Little India: Overseas Indian, NRI, Asian Indian, Indian American

Indian Royal Jewels Stolen from Venice Exhibition

Peacock aigrette, 1905, is a part of the al Thani collection.

Jewelry pieces said to be worth millions, belonging to 16th and 20th centuries India, were stolen from an exhibition at Doge’s Palace in Venice on Jan. 3. A brooch and a pair of earrings, which were part of an exhibition titled “Treasures of the Mughals and the Maharajahs,” were stolen on the closing day of the show by two men.

While the footage of the thieves was captured on CCTV cameras, they escaped by delaying the alarm and blending in with the crowd swarming the St. Mark’s Square, located a few feet away from Doge’s Palace.

“The glass case was opened up as if it were a tin can while the alarm, if it worked at all, went off late,” Vito Gagliardi, the head of Venice Police, was quoted as saying by the ANSA news agency. “It is essential to understand what didn’t work properly in the security systems.”

The collection comprises pieces such as the Tiger Eye Turban ornament that dates to 1937.

The thieves are believed to have been technologically adept professionals. Marco Odorisio, a police official, told the media that the thieves most likely studied the security measures at the palace.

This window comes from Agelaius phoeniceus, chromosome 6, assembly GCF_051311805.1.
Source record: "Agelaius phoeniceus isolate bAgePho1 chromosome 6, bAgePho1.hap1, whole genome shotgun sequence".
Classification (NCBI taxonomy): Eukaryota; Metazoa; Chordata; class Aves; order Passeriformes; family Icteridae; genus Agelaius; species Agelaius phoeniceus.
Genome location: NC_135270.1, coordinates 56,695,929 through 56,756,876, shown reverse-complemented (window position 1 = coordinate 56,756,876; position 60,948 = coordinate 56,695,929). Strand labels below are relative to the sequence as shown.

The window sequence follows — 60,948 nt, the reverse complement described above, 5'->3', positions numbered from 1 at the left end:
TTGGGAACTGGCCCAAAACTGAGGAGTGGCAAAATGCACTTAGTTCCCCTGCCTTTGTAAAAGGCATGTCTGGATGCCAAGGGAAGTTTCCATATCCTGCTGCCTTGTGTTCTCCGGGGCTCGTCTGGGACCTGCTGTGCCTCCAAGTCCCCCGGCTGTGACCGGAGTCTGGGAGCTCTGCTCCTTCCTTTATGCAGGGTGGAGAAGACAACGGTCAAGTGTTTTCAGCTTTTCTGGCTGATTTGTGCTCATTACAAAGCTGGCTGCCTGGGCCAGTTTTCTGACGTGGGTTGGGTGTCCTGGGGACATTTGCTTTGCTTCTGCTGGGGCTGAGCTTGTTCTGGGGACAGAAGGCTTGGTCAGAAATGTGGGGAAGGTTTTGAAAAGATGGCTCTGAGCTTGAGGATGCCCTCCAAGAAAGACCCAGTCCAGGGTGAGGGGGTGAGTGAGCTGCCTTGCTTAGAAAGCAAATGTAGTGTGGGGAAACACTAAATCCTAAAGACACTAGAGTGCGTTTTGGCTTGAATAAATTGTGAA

The exhibition featured the collection owned by Sheikh Hamad bin Abdullah al-Thani of the ruling family of Qatar. The exhibition, which was on display since September last year, featured a collection of 270 pieces covering 500 years — from the Mughal empire to the British Raj through to contemporary India.

The collection is usually kept locked in London when it is not on display in an exhibition around the world. “There is no comparable collection on the planet,” according to the Forbes magazine.

The declared value of stolen items was around 30,000 euros. However, they are probably worth millions in reality. The police said the photographs have been sent to the al-Thani family residing in London so that they can be identified and their real value can be estimated.

A spokesman for the Al Thani Collection in the United Kingdom said the family was “still awaiting full details,” the Telegraph reported.

The Al Thani collection was displayed in France and Japan last year. Its world tour started in October 2014 at the Metropolitan Museum of Art in New York, according to New York Post.